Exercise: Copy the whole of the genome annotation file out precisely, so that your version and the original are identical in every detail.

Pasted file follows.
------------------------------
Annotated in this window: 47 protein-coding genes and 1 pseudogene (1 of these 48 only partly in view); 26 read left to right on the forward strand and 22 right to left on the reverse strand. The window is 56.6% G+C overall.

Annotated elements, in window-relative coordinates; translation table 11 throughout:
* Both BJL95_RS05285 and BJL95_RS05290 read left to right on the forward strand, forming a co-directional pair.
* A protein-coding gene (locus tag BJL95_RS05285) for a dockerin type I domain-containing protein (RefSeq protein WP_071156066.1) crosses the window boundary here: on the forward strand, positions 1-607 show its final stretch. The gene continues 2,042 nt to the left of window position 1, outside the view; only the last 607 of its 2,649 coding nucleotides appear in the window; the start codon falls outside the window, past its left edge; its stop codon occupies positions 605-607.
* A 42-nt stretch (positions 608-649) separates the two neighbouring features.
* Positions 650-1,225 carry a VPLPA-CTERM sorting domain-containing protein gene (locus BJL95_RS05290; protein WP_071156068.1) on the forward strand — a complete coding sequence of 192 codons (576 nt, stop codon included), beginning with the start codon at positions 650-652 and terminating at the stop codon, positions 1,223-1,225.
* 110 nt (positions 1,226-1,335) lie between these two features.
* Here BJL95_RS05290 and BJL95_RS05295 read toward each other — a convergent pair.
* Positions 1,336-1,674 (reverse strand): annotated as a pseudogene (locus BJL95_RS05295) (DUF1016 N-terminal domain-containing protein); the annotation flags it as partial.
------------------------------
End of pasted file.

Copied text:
Annotated in this window: 47 protein-coding genes and 1 pseudogene (1 of these 48 only partly in view); 26 read left to right on the forward strand and 22 right to left on the reverse strand. The window is 56.6% G+C overall.

Annotated elements, in window-relative coordinates; translation table 11 throughout:
* Both BJL95_RS05285 and BJL95_RS05290 read left to right on the forward strand, forming a co-directional pair.
* A protein-coding gene (locus tag BJL95_RS05285) for a dockerin type I domain-containing protein (RefSeq protein WP_071156066.1) crosses the window boundary here: on the forward strand, positions 1-607 show its final stretch. The gene continues 2,042 nt to the left of window position 1, outside the view; only the last 607 of its 2,649 coding nucleotides appear in the window; the start codon falls outside the window, past its left edge; its stop codon occupies positions 605-607.
* A 42-nt stretch (positions 608-649) separates the two neighbouring features.
* Positions 650-1,225 carry a VPLPA-CTERM sorting domain-containing protein gene (locus BJL95_RS05290; protein WP_071156068.1) on the forward strand — a complete coding sequence of 192 codons (576 nt, stop codon included), beginning with the start codon at positions 650-652 and terminating at the stop codon, positions 1,223-1,225.
* 110 nt (positions 1,226-1,335) lie between these two features.
* Here BJL95_RS05290 and BJL95_RS05295 read toward each other — a convergent pair.
* Positions 1,336-1,674 (reverse strand): annotated as a pseudogene (locus BJL95_RS05295) (DUF1016 N-terminal domain-containing protein); the annotation flags it as partial.